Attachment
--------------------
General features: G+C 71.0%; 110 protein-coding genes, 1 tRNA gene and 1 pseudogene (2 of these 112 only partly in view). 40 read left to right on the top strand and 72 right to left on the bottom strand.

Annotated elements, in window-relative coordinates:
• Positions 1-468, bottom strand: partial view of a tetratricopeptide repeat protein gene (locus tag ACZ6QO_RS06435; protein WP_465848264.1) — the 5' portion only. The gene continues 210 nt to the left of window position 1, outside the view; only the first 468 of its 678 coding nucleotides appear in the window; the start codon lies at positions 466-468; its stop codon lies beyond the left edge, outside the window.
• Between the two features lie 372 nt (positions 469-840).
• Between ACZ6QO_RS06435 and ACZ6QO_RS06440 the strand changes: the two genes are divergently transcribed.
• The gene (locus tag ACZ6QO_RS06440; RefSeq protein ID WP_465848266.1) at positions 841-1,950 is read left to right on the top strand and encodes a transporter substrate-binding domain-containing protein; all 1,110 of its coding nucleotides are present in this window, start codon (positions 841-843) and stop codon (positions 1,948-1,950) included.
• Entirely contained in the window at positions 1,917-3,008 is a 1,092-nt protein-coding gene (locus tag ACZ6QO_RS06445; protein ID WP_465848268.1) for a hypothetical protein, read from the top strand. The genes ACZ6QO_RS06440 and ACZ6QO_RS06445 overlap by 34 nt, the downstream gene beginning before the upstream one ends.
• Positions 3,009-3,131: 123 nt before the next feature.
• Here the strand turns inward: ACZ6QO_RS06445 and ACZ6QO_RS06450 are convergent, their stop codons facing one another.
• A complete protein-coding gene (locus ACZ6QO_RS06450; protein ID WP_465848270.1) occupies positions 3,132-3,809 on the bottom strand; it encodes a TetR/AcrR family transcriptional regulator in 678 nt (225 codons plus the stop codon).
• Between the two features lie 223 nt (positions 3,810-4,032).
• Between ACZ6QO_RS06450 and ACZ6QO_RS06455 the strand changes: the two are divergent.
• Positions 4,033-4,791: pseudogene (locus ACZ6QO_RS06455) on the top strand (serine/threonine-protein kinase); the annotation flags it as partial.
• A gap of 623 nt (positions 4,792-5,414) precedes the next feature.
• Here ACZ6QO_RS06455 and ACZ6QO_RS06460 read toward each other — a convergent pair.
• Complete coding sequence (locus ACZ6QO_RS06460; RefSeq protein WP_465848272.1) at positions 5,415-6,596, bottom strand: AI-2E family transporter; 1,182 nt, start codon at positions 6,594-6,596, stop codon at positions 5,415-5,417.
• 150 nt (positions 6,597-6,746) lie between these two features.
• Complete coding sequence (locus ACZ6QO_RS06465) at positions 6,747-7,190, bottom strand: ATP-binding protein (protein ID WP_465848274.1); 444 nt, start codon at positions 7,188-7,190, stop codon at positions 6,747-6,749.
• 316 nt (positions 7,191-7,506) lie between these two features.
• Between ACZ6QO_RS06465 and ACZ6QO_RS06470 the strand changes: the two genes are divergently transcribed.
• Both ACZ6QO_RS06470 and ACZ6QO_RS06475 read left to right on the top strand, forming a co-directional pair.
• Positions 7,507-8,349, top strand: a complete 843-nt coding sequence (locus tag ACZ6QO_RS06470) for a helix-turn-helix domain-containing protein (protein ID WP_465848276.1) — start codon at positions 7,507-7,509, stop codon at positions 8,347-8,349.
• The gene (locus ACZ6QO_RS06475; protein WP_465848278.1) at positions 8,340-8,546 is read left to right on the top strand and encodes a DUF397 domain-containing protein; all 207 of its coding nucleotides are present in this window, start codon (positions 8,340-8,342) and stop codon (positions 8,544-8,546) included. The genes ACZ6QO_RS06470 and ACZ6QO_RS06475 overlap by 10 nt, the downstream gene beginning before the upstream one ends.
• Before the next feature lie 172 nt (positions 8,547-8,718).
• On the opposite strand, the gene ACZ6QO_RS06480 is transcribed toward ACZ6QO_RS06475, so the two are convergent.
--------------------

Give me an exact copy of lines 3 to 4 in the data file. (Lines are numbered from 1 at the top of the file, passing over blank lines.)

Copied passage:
• Positions 1-468, bottom strand: partial view of a tetratricopeptide repeat protein gene (locus tag ACZ6QO_RS06435; protein WP_465848264.1) — the 5' portion only. The gene continues 210 nt to the left of window position 1, outside the view; only the first 468 of its 678 coding nucleotides appear in the window; the start codon lies at positions 466-468; its stop codon lies beyond the left edge, outside the window.
• Between the two features lie 372 nt (positions 469-840).